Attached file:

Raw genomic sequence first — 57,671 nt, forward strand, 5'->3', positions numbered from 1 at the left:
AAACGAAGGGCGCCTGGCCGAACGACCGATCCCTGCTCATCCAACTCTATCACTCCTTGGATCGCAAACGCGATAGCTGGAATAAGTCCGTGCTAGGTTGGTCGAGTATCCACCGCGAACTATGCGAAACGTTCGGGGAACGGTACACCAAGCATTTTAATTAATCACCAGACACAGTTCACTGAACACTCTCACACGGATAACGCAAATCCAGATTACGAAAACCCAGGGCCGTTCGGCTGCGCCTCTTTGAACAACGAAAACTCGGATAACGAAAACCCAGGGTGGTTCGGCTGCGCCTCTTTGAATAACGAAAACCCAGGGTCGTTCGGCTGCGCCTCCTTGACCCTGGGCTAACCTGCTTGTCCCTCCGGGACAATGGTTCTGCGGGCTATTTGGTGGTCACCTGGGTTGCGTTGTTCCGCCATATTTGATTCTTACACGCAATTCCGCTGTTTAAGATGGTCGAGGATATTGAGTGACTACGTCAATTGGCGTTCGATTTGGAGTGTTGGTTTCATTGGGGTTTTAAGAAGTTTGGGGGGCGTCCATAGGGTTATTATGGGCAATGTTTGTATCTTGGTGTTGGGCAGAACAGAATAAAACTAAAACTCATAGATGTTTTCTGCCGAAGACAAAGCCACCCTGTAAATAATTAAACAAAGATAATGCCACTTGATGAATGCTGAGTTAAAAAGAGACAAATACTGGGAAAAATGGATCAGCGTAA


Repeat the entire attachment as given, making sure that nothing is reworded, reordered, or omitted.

Raw genomic sequence first — 57,671 nt, forward strand, 5'->3', positions numbered from 1 at the left:
AAACGAAGGGCGCCTGGCCGAACGACCGATCCCTGCTCATCCAACTCTATCACTCCTTGGATCGCAAACGCGATAGCTGGAATAAGTCCGTGCTAGGTTGGTCGAGTATCCACCGCGAACTATGCGAAACGTTCGGGGAACGGTACACCAAGCATTTTAATTAATCACCAGACACAGTTCACTGAACACTCTCACACGGATAACGCAAATCCAGATTACGAAAACCCAGGGCCGTTCGGCTGCGCCTCTTTGAACAACGAAAACTCGGATAACGAAAACCCAGGGTGGTTCGGCTGCGCCTCTTTGAATAACGAAAACCCAGGGTCGTTCGGCTGCGCCTCCTTGACCCTGGGCTAACCTGCTTGTCCCTCCGGGACAATGGTTCTGCGGGCTATTTGGTGGTCACCTGGGTTGCGTTGTTCCGCCATATTTGATTCTTACACGCAATTCCGCTGTTTAAGATGGTCGAGGATATTGAGTGACTACGTCAATTGGCGTTCGATTTGGAGTGTTGGTTTCATTGGGGTTTTAAGAAGTTTGGGGGGCGTCCATAGGGTTATTATGGGCAATGTTTGTATCTTGGTGTTGGGCAGAACAGAATAAAACTAAAACTCATAGATGTTTTCTGCCGAAGACAAAGCCACCCTGTAAATAATTAAACAAAGATAATGCCACTTGATGAATGCTGAGTTAAAAAGAGACAAATACTGGGAAAAATGGATCAGCGTAA